Antibody preparations having specific reactivity with estrophilin protein are obtained by immunizing rabbits or like mammals with the purified E*R complex of Example 1 according to the procedure described by Vaitukaitis, et al., J. Clin. Endocrinol. Metab. 33, 988-991 (1971). For the primary immunization of six month-old male New Zealand White rabbits, an emulsion, prepared by homogenizing a saline solution containing 20 μg of the E*R with an equal volume of Freund's complete adjuvant and an additional 5 mg of dried tubercle bacilli, was injected intradermally at multiple sites on the back, while 0.5 ml of bordetella pertussis vaccine without added antigen was injected in the thigh. Six booster injections were given over a period of one year with an emulsion of the immunogen and Freund's incomplete adjuvant; the last two booster injections, containing 20 and 50 μg of receptor, respectively, were given about 45 days, and 15 days before collecting the blood from the marginal ear vein of the rabbit. A crude immunoglobulin fraction (Ig-i) was prepared from the serum by precipitation with 33% saturated ammonium sulfate in 50 mM phosphate buffer, pH 7.4, according to the procedure of Shiu, et al., Biochem J., 157, pp. 619-625 (1976). The washed precipitate was redissolved in phosphate-buffered saline (or in some experiments in 20 mM phosphate, pH 7.4) and the dialyzed solution, after clarification by centrifugation, was analyzed for protein by its absorbance at 280 nm and for the absence of other serum proteins by acrylamide gel electrophoresis. Immunoglobulin (Ig-n), prepared similarly from serum of nonimmunized animals (as well as from the immunized animals before any antibody titer appeared), was used as a control.
Estradiol-receptor complexes of uterine cytosols from immature calves, rats, mice, and guinea pigs were prepared by homogenizing the tissues in four volumes of T10 buffer, using a Polytron PT-10 homogenizer with efficient cooling, and making the high-speed supernatant fraction 20 nM in E*, after 60 minutes at 4° the excess E* was removed with dextran-coated charcoal. A complex of human breast cancer cytosol was prepared similarly except that the tumor specimen, pulverized while frozen in liquid nitrogen, was homogenized in T10 containing 0.5 mM dithiothreitol, and the cytosol fraction was made 0.5 nM in E* (108 Ci/mmol) without the use of charcoal. Crude nuclear complex of calf uterus was prepared by extraction of washed nuclear sediment with T10 K400 after its incubation for 60 minutes at 25° with 20 nM E* in calf uterine cytosol. Rat nuclear complex was obtained by similar extraction of the nuclear sediment from a homogenate in T10 of immature rat uteri excised 4 hours after the subcutaneous injection of 100 ng (20.8 μCi) of E* in 0.2 ml of saline.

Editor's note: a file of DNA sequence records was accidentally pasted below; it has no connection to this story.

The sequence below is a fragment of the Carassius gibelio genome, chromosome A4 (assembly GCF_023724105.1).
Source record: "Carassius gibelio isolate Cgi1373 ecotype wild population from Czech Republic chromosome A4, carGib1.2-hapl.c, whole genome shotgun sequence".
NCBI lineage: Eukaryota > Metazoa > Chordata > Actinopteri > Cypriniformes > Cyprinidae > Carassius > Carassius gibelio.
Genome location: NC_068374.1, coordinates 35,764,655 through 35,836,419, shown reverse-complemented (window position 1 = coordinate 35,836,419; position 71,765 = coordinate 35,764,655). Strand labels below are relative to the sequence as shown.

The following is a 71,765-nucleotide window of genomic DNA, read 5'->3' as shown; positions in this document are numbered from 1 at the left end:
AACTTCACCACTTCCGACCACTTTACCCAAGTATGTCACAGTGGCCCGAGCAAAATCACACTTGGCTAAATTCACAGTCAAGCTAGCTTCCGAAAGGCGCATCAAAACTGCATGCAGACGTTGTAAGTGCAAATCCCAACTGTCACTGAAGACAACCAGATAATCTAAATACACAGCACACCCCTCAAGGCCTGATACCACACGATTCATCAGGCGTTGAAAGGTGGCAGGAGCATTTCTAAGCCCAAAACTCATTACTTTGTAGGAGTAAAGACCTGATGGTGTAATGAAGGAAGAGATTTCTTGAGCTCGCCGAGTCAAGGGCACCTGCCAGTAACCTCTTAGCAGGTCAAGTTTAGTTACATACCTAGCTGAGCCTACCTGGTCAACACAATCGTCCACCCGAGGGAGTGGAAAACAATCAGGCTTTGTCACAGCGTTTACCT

For double antibody precipitation of the crude estradiol-receptor complexes, a solution of E*R (1.0 pmol), normal rabbit serum (10 μl), and immunized rabbit serum (10 μl) in 1.0 ml of phosphate-buffered saline containing 10 mM EDTA was incubated at 4° for four hours, after which sufficient goat antiserum against rabbit Ig was added to precipitate all the rabbit Ig. Controls used 20 μl of normal rabbit serum and no immunized rabbit serum. After 16 hours the mixtures were centrifuged and the pellets were dissolved in 100 μl of 0.1 M NaOH; radioactivity was measured in 10 ml of scintillation mixture containing 10 mM HCl.
For immunoadsorption experiments, a solution of 0.8 pmol of E*R or E* was incubated for four hours at 4° with an agitated suspension of either Sepharose-Ig-i or Sepharose-Ig-n (containing 300 μg of protein) or of Sepharose alone in a total volume of 600 μl of T10 K400. Similarly, 0.3-pmol aliquots of E*R or E* in T10 K400 were incubated at 4° for 90 minutes with 100 μg of either Ig-i or Ig-n (or with no added immunoglobulin) and then for four hours longer with an agitated suspension of 50 μl of Sepharose-protein-A in a final volume of 500 μl of T10 K400. After centrifugation, the beads were washed and the combined supernatant and washings were assayed for radioactivity in Triton X-100 scintillation mixture.
Various hormone-receptor complexes (0.05-2 pmol in 150 μl of T10 cytosol or T10 K400 nuclear extract) and Ig-i or Ign-n (usually 200 μg) were incubated at 4° for 1-5 hours in a final volume of 220 μl of T10 or T10 K400 depending on the gradient to be used. A 200-μl uliquot of each mixture was layered on 3.5 ml of a 10-30% sucrose gradient containing either T10 K10 E1.5 (low salt) or T10 K400 E1.5 (high salt) and centrifuged at 2° for 16 hours at 253,000×g. Successive 100-μl fractions were collected from the bottom and radioactivity was measured in Triton X-100 scintillation mixture. In some studies bovine plasma albumin (4.6 S), bovine gamma globulin (7.0 S), βamylase (9.2 S), and catalase (11.3 S) were sedimented in parallel gradients to serve as markers.